For those who would like to know my real position on these issues—as well as for criticism from aggressive critics who are actually in dialogue with me and therefore are at least seeing the target they are aiming at—I suggest people check out  We expect to go live sometime early this summer (2004). In the meantime, have a look at

By the way, we have received a tentative green light from the Pennsylvania State System of Higher Education to offer fully accredited degrees.  This means that within a year or so, if things continue to go well, we hope to be offering accredited MS and PhDs in areas like integral psychology, integral ecology, integral art, integral politics, integral transformative practice, and so on.  This is a historical first, certainly for the United States, in that this will be the first time ever that fully accredited degrees in integral studies have been issued by an established and well-respected academic system of higher education.  If you are interested in these areas, please come and join us....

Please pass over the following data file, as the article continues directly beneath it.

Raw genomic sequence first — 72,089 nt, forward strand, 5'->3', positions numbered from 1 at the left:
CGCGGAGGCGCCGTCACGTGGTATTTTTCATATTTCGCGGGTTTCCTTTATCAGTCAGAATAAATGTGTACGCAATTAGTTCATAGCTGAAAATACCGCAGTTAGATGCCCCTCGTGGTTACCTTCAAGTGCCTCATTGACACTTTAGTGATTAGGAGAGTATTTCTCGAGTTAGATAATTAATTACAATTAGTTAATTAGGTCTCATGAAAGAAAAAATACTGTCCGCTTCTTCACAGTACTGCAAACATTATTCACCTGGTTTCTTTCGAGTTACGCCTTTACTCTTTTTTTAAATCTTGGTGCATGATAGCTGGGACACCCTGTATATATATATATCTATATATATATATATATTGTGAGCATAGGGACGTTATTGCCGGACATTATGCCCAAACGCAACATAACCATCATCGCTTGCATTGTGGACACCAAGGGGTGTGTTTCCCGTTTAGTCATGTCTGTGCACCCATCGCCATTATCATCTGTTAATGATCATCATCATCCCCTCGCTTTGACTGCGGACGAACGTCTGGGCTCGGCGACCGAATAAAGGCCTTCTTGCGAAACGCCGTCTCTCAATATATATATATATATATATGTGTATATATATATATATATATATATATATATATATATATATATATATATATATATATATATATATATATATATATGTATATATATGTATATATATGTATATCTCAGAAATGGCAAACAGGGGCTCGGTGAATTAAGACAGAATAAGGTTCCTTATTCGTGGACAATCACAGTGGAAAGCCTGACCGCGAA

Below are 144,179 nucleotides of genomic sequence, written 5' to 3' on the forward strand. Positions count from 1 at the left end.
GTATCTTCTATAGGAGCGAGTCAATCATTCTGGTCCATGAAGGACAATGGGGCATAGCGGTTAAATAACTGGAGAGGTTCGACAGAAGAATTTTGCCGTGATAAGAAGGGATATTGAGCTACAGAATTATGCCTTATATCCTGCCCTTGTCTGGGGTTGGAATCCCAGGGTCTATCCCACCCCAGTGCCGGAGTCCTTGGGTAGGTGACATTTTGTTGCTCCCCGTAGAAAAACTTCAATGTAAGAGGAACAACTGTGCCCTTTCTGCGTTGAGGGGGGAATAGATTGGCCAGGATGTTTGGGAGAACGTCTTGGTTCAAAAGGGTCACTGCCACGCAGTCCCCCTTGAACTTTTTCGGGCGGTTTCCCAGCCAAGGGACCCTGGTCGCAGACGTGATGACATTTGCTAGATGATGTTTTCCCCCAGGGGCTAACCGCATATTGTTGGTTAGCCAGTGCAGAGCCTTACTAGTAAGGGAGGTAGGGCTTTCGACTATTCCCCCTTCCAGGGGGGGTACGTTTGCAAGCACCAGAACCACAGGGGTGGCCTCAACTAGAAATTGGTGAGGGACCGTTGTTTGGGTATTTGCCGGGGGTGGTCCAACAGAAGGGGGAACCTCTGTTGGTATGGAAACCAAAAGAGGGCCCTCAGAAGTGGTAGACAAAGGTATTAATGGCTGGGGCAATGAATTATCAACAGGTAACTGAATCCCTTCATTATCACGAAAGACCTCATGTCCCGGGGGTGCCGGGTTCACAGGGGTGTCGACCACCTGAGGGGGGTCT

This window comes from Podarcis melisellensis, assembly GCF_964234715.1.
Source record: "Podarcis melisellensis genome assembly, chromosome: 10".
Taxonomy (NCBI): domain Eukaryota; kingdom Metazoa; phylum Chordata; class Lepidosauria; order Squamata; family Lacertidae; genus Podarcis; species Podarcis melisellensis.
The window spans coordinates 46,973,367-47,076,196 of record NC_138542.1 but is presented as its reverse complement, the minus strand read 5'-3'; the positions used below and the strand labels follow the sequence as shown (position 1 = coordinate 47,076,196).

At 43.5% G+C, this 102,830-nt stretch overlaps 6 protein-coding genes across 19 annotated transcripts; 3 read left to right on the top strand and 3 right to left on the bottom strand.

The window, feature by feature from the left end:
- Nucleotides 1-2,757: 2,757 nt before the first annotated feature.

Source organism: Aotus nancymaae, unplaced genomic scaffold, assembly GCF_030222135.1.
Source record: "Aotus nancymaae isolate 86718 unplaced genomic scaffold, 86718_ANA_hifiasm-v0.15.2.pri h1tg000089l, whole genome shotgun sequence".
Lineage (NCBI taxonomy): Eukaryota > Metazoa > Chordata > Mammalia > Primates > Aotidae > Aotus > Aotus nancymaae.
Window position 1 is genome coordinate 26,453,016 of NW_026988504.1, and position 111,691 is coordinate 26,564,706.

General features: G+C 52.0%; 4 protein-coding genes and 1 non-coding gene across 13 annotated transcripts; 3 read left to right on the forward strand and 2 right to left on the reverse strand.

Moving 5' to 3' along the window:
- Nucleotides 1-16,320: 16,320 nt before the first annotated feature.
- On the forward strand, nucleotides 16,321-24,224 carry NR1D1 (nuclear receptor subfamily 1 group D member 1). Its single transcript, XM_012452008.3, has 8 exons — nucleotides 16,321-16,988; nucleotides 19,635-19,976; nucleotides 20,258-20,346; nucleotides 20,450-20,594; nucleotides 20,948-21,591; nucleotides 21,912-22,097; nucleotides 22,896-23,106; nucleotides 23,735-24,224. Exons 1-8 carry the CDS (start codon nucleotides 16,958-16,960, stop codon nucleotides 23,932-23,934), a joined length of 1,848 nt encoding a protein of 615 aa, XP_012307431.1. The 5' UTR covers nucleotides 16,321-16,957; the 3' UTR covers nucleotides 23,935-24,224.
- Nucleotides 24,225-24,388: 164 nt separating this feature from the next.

Ken Wilber

March 23, 2004